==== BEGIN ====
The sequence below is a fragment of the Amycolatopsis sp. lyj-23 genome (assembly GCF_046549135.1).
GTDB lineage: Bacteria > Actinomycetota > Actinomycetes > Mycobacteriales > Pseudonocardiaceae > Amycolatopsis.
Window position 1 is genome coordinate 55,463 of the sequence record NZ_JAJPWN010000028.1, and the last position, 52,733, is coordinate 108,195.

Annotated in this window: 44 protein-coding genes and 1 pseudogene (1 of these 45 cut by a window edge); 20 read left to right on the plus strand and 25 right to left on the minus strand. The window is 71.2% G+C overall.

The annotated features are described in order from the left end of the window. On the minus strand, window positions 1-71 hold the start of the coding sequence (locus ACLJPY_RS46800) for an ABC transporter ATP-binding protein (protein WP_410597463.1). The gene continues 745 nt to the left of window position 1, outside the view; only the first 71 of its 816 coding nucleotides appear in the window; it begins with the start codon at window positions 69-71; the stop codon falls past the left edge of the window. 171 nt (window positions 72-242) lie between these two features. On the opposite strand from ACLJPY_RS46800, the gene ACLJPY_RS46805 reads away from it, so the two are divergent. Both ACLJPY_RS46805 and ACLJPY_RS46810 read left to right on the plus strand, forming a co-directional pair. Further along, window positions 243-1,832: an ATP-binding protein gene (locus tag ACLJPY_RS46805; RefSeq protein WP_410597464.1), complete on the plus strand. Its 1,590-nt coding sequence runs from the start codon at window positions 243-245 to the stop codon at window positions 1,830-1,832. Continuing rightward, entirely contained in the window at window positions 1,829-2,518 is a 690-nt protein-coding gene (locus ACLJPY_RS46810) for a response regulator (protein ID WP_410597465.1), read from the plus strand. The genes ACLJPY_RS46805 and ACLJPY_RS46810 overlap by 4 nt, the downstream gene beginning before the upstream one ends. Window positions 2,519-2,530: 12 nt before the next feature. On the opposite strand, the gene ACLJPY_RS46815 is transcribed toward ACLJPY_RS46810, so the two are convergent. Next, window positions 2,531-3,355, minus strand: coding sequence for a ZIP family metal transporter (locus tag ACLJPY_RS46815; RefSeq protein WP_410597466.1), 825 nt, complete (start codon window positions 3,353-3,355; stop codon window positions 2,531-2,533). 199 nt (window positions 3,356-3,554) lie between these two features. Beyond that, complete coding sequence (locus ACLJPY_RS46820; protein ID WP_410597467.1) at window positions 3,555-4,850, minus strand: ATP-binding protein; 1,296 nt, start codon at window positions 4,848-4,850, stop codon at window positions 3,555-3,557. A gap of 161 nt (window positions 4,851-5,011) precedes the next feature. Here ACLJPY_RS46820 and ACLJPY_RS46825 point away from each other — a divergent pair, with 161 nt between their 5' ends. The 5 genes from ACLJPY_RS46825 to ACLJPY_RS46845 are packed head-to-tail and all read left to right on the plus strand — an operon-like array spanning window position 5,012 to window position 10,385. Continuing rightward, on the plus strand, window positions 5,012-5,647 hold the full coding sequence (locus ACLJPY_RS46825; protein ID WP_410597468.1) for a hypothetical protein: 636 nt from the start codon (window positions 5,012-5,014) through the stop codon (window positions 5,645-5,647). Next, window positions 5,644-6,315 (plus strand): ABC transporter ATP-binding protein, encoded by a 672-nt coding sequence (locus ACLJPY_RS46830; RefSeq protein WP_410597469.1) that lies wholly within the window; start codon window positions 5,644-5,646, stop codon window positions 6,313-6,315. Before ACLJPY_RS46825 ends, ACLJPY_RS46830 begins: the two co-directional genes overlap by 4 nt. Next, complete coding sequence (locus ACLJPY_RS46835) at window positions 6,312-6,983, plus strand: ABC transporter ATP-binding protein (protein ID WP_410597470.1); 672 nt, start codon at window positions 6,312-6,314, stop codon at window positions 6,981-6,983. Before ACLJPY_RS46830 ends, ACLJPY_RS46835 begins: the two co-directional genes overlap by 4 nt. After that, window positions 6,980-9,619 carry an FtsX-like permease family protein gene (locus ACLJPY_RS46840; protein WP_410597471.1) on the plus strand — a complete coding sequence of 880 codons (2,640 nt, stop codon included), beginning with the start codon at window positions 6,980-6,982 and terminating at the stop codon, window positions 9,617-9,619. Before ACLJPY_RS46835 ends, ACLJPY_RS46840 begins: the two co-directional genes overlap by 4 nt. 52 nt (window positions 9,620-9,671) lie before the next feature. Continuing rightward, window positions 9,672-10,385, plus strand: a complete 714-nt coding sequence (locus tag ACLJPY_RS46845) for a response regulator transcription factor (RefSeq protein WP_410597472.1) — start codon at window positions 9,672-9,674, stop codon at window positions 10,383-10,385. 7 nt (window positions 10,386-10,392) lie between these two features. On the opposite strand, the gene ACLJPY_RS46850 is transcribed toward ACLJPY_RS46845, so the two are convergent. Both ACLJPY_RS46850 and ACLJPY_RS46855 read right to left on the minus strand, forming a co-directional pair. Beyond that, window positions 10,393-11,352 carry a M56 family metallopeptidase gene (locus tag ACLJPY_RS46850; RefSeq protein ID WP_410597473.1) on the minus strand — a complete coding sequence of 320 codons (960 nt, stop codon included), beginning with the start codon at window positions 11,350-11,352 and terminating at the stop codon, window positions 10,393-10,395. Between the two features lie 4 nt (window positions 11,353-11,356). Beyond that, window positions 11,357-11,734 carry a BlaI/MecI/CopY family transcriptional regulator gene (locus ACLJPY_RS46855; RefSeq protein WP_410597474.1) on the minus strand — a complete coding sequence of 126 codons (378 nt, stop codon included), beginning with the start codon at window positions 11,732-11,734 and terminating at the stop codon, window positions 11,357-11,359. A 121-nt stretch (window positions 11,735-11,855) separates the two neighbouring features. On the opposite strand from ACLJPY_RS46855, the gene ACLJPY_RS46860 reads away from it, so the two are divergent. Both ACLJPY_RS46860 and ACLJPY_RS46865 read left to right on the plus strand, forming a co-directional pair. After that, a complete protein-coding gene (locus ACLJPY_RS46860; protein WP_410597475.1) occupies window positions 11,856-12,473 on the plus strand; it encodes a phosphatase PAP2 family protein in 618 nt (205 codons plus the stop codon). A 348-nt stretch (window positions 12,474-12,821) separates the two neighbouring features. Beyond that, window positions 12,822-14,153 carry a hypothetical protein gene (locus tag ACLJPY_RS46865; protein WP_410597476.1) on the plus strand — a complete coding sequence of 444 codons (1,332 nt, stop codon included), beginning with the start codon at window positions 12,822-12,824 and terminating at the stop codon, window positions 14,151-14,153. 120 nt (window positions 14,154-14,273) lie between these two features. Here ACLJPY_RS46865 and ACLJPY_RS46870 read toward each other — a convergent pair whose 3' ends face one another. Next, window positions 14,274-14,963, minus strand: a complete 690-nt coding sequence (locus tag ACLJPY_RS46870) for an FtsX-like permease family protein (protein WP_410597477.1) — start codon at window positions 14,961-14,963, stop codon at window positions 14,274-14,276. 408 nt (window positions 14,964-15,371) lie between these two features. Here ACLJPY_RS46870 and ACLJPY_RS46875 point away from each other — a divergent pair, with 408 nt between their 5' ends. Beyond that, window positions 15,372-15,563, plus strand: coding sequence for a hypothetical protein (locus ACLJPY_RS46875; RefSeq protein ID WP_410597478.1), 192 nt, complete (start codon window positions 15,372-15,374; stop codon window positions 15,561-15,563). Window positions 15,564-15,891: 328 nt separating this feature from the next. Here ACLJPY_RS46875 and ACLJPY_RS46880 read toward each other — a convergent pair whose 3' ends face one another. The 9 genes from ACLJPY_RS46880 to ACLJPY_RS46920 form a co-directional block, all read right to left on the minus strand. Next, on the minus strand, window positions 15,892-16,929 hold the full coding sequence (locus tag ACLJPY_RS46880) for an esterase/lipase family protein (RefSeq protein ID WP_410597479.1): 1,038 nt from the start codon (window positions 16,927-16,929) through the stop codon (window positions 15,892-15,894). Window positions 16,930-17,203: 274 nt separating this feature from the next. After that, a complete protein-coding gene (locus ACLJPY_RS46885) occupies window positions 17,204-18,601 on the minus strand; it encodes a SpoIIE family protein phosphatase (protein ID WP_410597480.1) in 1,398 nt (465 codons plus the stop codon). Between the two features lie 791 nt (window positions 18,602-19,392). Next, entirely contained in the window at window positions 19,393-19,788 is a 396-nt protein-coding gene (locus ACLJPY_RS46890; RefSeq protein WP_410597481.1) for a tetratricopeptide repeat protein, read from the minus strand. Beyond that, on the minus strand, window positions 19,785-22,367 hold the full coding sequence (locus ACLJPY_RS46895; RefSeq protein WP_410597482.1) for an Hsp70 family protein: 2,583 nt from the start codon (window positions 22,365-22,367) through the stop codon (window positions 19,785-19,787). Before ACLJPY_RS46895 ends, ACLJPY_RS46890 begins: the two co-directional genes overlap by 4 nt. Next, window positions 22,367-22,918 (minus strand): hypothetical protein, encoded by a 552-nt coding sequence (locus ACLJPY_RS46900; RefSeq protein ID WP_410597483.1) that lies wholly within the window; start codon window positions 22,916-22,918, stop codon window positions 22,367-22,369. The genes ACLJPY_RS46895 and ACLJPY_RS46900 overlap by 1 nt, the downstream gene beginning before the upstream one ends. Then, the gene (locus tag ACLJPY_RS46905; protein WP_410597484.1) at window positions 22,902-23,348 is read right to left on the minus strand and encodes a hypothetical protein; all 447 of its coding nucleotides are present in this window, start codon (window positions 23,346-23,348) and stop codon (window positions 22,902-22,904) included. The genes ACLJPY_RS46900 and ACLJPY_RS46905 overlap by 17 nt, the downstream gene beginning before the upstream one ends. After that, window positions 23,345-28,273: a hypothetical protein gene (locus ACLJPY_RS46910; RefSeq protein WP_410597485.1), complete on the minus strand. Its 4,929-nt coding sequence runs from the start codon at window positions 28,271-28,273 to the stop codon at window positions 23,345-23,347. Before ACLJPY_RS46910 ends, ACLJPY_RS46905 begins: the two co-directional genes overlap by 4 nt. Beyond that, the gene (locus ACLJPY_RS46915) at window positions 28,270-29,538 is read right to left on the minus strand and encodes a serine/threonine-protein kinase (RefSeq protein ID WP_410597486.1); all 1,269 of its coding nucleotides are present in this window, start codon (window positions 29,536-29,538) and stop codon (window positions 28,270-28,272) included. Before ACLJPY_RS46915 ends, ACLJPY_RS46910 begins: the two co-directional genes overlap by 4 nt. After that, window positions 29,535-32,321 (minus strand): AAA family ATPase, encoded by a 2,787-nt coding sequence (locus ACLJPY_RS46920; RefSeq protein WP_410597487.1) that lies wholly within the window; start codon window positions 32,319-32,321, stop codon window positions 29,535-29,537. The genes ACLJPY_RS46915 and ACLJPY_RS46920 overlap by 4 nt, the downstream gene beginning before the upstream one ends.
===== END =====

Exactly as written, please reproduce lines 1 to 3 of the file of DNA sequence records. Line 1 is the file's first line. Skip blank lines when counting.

The sequence below is a fragment of the Amycolatopsis sp. lyj-23 genome (assembly GCF_046549135.1).
GTDB lineage: Bacteria > Actinomycetota > Actinomycetes > Mycobacteriales > Pseudonocardiaceae > Amycolatopsis.
Window position 1 is genome coordinate 55,463 of the sequence record NZ_JAJPWN010000028.1, and the last position, 52,733, is coordinate 108,195.